No text from Poole on this verse. O Lord of hosts, God of Israel, that dwellest between the cherubim,.... Or, "the inhabitant of the cherubim" (l); which were over the mercy seat, the residence of the Shechinah, or Majesty of God, the symbol of the divine Presence in the holy of holies; a title which the God of Israel, the Lord of armies in heaven, and earth bears, and distinguishes him from all other gods, and which several titles carry in them arguments to strengthen faith in prayer; being "the Lord of hosts", he was able to do whatsoever was desired, and more abundantly; being "the God of Israel", their covenant God, it might be hoped and expected he would protect and defend them; and sitting "between the cherubim", on the mercy seat, great encouragement might be had that he would be gracious and merciful, and hear and help:

thou art the God, even thou alone, of all the kingdoms of the earth; this is opposed to the conceit of Sennacherib, that he was only the God of the Jews, and had no concern with other kingdoms and nations; whereas all belong to him, and him only; they are all under his jurisdiction and dominion, and at his will and control:

thou hast made heaven and earth; and so has an indisputable right to the government of the whole world, and to the disposal of all things in it.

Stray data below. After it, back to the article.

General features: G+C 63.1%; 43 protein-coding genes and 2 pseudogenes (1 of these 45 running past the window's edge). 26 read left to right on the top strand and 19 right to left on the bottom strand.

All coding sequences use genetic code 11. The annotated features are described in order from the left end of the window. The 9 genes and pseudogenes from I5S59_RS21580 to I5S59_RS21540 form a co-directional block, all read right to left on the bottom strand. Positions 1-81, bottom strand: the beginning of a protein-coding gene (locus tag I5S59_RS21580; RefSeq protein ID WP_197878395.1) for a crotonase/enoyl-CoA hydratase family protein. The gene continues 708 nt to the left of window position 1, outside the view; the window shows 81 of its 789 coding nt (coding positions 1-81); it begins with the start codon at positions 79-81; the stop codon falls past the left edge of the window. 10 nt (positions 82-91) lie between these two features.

(l) "cherubim inhabitator", Forerius.

O LORD of hosts, God of Israel, that {l} dwellest between the cherubim, thou art the God, even thou alone, of all the kingdoms of the earth: thou hast made heaven and earth.

(l) He grounds his prayer on God's promise, who promised to hear them from between the Cherubims.

16. The prayer opens with a solemn invocation of Jehovah, first as God of Israel, and second as the only true God and Creator of all things.

that dwellest between (or, art enthroned upon) the cherubims] Cf. 1 Samuel 4:4; 2 Samuel 6:2; Psalm 80:1. The Cherubim may have been originally symbolic representations of the storm-cloud (see Psalm 18:10) and hence bearers of the Divine Presence (Ezekiel 1); but the reference here is undoubtedly to the two figures over the ark in the Temple; Jehovah, therefore, is addressed as the God of the Temple.